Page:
Wins Second Commonwealth gold after two-year ban
Former 400m women’s world champion Amantle Montsho (400m) made arguably the biggest sports comeback of 2018 thus far when she won gold at the ongoing Gold Coast Commonwealth Games in Australia.
Montsho’s comeback to the world stage has been low key but well orchestrated by the former champion and her team. There was never any pomp nor fanfare. Since last year the athlete has been working hard while keeping a low profile, In 2014, Montsho’s glittering career was hit by a horrific doping scandal, Botswana had not witnessed before, after the athletes failed a random doping test during Commonwealth Games in Scotland.
This past Wednesday, the world-famous runner came full circle and beat the likes of Jamaica, Kenya, Nigeria and her compatriot Christine Botlogetswe to become a Commonwealth Champion once again with an impressive 50.15sec.
Montsho’s personal best in 400m is 49.33 recorded in 2013. At 34 years old, some may argue that Montsho is past her prime, which means the hopes of winning an Olympic medal maybe farfetched for Botswana’s national treasure.
After her victory, the Maun native became a symbol of strength, resilience, focus and self-preservation. A lesser athlete would have not had the strength
and courage to mount a high-profile comeback following an international doping scandal the local athlete had to endure.
Lean, tall and genetically gifted Montsho defied age, a two-year ban and being labelled as an outcast. Generally, it is difficult for famous and successful athletes to survive an international doping scandal.
The likes of former Tour De France winner Lance Armstrong and American sprinter Marion Jones are casualties of how a cheating scandal can destroy careers.
Montsho’s victory this past week opened up many possibilities for both herself and the nation. Before the likes of Nijel Amos and Isaac Makwala, Montsho have been the torch bearer and opened up Botswana to the international sports audience.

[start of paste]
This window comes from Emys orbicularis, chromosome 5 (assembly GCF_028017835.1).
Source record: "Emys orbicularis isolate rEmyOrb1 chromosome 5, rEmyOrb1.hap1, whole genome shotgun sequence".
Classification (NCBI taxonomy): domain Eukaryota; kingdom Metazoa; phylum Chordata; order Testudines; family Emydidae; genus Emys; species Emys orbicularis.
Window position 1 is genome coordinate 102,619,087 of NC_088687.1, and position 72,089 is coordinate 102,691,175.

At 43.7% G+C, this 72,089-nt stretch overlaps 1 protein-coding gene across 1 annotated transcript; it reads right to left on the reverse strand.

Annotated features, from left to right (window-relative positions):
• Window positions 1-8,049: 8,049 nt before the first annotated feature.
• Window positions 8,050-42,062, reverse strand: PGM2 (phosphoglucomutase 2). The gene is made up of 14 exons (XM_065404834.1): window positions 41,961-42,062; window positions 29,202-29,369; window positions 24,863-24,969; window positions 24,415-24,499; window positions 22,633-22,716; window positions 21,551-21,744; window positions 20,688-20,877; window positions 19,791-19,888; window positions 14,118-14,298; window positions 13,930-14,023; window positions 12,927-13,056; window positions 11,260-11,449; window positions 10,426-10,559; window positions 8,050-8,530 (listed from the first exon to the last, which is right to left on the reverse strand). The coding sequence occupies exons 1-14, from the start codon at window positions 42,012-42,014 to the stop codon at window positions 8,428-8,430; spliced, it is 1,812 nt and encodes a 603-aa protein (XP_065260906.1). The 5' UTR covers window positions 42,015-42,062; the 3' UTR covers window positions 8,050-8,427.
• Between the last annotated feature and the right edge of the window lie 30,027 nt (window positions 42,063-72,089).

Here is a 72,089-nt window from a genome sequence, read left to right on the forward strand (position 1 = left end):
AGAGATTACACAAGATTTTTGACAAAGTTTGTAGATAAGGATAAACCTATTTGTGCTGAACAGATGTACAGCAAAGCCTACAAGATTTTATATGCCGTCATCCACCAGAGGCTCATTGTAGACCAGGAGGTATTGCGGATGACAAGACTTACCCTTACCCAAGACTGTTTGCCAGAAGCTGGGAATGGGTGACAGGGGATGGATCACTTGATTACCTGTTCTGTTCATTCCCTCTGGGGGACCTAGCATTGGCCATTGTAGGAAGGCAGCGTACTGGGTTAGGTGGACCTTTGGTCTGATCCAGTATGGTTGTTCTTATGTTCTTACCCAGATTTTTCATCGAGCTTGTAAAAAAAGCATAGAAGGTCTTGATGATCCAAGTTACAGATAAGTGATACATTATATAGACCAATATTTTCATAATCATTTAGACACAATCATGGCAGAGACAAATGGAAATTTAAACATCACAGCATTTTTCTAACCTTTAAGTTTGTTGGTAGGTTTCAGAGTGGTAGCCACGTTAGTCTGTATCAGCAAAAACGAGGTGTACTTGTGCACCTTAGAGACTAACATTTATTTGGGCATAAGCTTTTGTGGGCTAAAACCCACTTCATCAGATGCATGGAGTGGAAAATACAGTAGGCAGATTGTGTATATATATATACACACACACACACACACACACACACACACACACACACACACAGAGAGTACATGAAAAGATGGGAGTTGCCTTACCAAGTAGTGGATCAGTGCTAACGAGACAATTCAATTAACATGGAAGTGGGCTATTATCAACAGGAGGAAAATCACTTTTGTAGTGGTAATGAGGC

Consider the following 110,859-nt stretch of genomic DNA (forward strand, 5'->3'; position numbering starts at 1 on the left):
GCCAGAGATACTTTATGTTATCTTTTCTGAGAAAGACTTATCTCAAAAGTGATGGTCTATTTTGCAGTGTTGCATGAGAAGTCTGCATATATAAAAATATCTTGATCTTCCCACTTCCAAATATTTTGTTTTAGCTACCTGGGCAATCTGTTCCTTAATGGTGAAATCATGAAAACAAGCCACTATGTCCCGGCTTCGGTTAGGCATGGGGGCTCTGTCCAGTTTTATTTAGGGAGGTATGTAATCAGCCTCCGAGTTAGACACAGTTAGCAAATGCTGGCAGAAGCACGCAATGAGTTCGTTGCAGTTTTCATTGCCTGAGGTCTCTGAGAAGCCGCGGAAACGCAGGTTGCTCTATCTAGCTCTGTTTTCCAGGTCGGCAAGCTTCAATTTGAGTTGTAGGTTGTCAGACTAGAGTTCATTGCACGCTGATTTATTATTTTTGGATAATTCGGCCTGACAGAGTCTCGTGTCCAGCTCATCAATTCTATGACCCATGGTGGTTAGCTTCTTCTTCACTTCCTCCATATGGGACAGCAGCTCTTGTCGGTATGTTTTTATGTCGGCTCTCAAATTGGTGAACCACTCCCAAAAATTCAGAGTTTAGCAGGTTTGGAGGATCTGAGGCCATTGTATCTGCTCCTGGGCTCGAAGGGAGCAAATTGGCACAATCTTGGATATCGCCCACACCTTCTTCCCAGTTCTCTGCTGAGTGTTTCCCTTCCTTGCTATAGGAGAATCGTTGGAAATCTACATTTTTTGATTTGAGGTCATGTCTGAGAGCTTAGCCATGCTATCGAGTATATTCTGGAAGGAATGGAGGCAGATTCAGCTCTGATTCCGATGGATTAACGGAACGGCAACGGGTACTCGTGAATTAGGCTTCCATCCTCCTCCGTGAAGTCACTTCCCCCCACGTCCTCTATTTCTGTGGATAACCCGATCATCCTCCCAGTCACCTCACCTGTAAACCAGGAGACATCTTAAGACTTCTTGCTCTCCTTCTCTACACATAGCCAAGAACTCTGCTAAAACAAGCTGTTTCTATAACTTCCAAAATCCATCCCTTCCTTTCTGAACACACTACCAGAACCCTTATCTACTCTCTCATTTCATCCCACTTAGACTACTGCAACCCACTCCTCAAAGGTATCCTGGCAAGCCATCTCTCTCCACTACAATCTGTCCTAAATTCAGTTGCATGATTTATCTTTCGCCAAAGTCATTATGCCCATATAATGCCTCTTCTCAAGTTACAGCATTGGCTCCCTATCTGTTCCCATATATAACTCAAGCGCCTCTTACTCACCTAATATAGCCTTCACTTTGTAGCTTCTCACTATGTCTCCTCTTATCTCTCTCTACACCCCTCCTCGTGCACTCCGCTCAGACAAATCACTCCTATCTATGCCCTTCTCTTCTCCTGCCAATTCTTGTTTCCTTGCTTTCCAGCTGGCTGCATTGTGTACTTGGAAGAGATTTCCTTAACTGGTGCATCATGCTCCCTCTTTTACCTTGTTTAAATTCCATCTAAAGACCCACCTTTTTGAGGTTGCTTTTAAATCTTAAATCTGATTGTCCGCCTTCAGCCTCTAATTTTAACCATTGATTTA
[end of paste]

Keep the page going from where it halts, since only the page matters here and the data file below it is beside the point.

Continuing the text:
No female athlete has done the same ever since. Given her advanced age, Montsho may never win an Olympic medal but she remains a fierce competitor who still has the desire and drive to compete at international stages. The Samsung Diamond league will be the perfect platform to showcase her talents. However, it will not come as a surprise if the runner makes it to the 2020 Tokyo Olympics when she will be around 36. Nevertheless, Montsho is not done at the Commonwealth Games as she will be expected to compete in the 4x400m relay alongside Christine Botlogetswe, Leungo Matlhaku and Galefele Moroko. In a previous interview former 800m national team athlete Glody Dube reckons this will not be the last time, Montsho is seen racing at international arenas.
“As long as she remains fast, she will be able to compete. Remember the likes of Maria Mutola (800m) of Mozambique went on to race we well into her 40s,” he said.
Dube who has been team mates with Montsho when she joined the national team compared the runners to controversial American Marion Jones who made a strong comeback soon after the birth of her first child.
“The problem with athletes is that they want to stay competitive and the do not want to be beaten. Take Jamaica’s Usain Bolt, for example, he wanted to retire while still on top. Montsho has never mentioned retirement even at our club (Sports View runners club).”
According to Dube, Montsho has handled her two-year ban relatively well.